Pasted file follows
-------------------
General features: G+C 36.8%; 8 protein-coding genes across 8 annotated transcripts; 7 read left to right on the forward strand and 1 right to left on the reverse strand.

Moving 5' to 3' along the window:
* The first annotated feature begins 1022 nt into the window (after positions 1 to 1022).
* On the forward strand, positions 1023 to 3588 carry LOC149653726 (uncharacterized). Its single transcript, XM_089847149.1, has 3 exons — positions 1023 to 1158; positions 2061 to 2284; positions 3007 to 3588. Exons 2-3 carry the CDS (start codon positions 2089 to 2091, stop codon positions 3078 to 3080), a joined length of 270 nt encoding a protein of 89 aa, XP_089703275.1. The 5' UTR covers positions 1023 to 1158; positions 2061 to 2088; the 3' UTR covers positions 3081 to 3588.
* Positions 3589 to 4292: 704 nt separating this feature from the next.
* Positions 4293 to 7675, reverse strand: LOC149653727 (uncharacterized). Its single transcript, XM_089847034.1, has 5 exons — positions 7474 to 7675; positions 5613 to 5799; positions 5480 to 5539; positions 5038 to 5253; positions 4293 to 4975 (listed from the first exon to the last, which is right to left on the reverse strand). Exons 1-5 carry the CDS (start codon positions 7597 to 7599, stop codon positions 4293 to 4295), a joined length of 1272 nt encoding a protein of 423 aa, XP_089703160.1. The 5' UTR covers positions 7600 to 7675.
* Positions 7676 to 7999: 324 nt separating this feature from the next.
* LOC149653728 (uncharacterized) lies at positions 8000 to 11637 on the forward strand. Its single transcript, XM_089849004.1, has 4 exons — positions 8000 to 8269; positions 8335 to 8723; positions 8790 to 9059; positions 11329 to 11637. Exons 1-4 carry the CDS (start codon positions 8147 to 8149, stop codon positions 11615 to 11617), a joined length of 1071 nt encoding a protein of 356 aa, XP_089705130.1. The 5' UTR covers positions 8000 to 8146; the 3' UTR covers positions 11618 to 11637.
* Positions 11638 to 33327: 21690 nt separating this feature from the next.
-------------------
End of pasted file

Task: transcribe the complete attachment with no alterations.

General features: G+C 36.8%; 8 protein-coding genes across 8 annotated transcripts; 7 read left to right on the forward strand and 1 right to left on the reverse strand.

Moving 5' to 3' along the window:
* The first annotated feature begins 1022 nt into the window (after positions 1 to 1022).
* On the forward strand, positions 1023 to 3588 carry LOC149653726 (uncharacterized). Its single transcript, XM_089847149.1, has 3 exons — positions 1023 to 1158; positions 2061 to 2284; positions 3007 to 3588. Exons 2-3 carry the CDS (start codon positions 2089 to 2091, stop codon positions 3078 to 3080), a joined length of 270 nt encoding a protein of 89 aa, XP_089703275.1. The 5' UTR covers positions 1023 to 1158; positions 2061 to 2088; the 3' UTR covers positions 3081 to 3588.
* Positions 3589 to 4292: 704 nt separating this feature from the next.
* Positions 4293 to 7675, reverse strand: LOC149653727 (uncharacterized). Its single transcript, XM_089847034.1, has 5 exons — positions 7474 to 7675; positions 5613 to 5799; positions 5480 to 5539; positions 5038 to 5253; positions 4293 to 4975 (listed from the first exon to the last, which is right to left on the reverse strand). Exons 1-5 carry the CDS (start codon positions 7597 to 7599, stop codon positions 4293 to 4295), a joined length of 1272 nt encoding a protein of 423 aa, XP_089703160.1. The 5' UTR covers positions 7600 to 7675.
* Positions 7676 to 7999: 324 nt separating this feature from the next.
* LOC149653728 (uncharacterized) lies at positions 8000 to 11637 on the forward strand. Its single transcript, XM_089849004.1, has 4 exons — positions 8000 to 8269; positions 8335 to 8723; positions 8790 to 9059; positions 11329 to 11637. Exons 1-4 carry the CDS (start codon positions 8147 to 8149, stop codon positions 11615 to 11617), a joined length of 1071 nt encoding a protein of 356 aa, XP_089705130.1. The 5' UTR covers positions 8000 to 8146; the 3' UTR covers positions 11618 to 11637.
* Positions 11638 to 33327: 21690 nt separating this feature from the next.